Real-world benefit from directional microphone hearing aids

David Gnewikow, PhD, et al.

Figure.Loudspeaker arrangement for Hearing in Noise Test and Connected Speech Test.

This study investigated the benefit of hearing aids that amplify more sounds from the front of the patient than from the back (directional hearing aids). We examined 94 veterans with hearing loss in a variety of ways, including benefit surveys; testing in background noise; and satisfaction, benefit, and preference questionnaires. Our results indicated that individuals with hearing loss, regardless of the degree of their losses, understood speech better in difficult background noise situations with directional microphone hearing aids than with standard, nondirectional aids. However, no clinically significant differences were found in terms of satisfaction, benefit, and preference.

Auditory test result characteristics of subjects with and without tinnitus

James A. Henry, PhD, et al.

Figure. Pitch-match means by trial for tinnitus and nontinnitus subjects.

Tinnitus ("ringing in the ears") has many causes, including noise exposure, head and neck injuries, and certain drug treatments. Currently, no test exists to determine the true existence of tinnitus. It is essential to have a test that can authenticate legitimate claims of tinnitus for medical, insurance, research, and litigation purposes. This study evaluated a computer-automated method of tinnitus measurement to determine its potential use as a test to diagnose the presence of tinnitus. Test results were compared between people with tinnitus versus those without tinnitus. These groups responded differently, thus supporting the need to continue developing this technique.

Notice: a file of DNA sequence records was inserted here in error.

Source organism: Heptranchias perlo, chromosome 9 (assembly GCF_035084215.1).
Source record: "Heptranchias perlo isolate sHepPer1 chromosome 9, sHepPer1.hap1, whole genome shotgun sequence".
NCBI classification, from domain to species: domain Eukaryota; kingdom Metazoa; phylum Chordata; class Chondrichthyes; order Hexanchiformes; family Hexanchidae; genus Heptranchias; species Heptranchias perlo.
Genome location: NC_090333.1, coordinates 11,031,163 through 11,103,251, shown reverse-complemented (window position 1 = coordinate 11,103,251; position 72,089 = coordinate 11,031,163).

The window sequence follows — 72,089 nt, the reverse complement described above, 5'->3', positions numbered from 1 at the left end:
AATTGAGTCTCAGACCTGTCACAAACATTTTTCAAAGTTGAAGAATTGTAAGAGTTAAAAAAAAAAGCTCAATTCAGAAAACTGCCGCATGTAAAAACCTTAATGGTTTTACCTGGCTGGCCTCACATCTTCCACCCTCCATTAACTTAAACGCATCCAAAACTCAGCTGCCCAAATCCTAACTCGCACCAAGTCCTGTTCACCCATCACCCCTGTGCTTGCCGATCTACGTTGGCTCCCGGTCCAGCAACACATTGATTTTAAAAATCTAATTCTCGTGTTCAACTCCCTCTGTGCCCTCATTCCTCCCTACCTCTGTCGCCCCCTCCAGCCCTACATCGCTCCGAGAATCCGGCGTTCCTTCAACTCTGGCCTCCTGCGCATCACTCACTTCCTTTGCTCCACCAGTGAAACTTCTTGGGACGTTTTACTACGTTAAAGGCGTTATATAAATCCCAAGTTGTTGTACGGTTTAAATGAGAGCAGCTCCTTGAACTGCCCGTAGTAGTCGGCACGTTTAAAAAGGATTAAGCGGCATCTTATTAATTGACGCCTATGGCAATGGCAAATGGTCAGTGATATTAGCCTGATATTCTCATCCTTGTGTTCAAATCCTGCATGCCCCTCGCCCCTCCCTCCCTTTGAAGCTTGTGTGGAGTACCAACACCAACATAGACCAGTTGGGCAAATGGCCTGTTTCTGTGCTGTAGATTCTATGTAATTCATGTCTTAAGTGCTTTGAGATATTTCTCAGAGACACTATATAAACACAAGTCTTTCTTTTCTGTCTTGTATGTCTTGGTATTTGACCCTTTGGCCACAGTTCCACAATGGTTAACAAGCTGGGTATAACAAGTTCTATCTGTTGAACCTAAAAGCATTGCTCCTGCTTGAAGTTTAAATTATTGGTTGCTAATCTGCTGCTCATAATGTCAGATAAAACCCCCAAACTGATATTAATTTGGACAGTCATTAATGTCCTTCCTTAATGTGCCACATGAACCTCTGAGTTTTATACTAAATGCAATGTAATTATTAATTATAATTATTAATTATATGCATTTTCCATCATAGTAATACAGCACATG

Thickness of retinal nerve fiber layer correlates with disease duration in parallel with corticospinal tract dysfunction in untreated multiple sclerosis

Rebecca I. Spain, MD, et al.

Figure. Subjects with history of optic neuritis (ON had significantly lower mean retinal nerve fiber layer thickness (RNFLt) in both eyes than subjects without history of ON.

In multiple sclerosis (MS), repeated attacks of inflammation lead to permanent nervous system damage and disability. One goal of MS therapy is to prevent neuron loss, or neurodegeneration, both during and between clinical attacks. We asked whether neurodegeneration could be detected in the retinal nerve layer of the eye. Using a scanning laser technique (optical coherence tomography [OCT]), we found that the nerve layer was thinner in patients with MS with greater disease duration. The results indicate that OCT is a useful technique for measuring neurodegeneration and may be used in assessing the neuroprotective effects of current and emerging MS therapies. This article is useful to healthcare providers, patients, and families who are interested in how to evaluate these therapies.

Multivariate models of determinants of health-related quality of life in severe chronic obstructive pulmonary disease

Marilyn L. Moy, MD, MSc, et al.

Persons with severe chronic obstructive pulmonary disease (COPD) and similar levels of lung function, exercise capacity, and dyspnea have a wide range of health-related quality of life (HRQL). We show that although lung function, exercise capacity, and dyspnea significantly correlate with HRQL, their effects are reduced when other psychosocial and clinical variables are considered. Prior participation in pulmonary rehabilitation and supplemental oxygen use are associated with better HRQL. Self-perception of being disabled, depression, oral corticosteroid use, and daytime sleepiness are associated with worse HRQL. To optimize HRQL in severe COPD, doctors should pay attention to a number of clinical and physiological factors.

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Last Reviewed or Updated  Tuesday, October 13, 2009 9:36 AM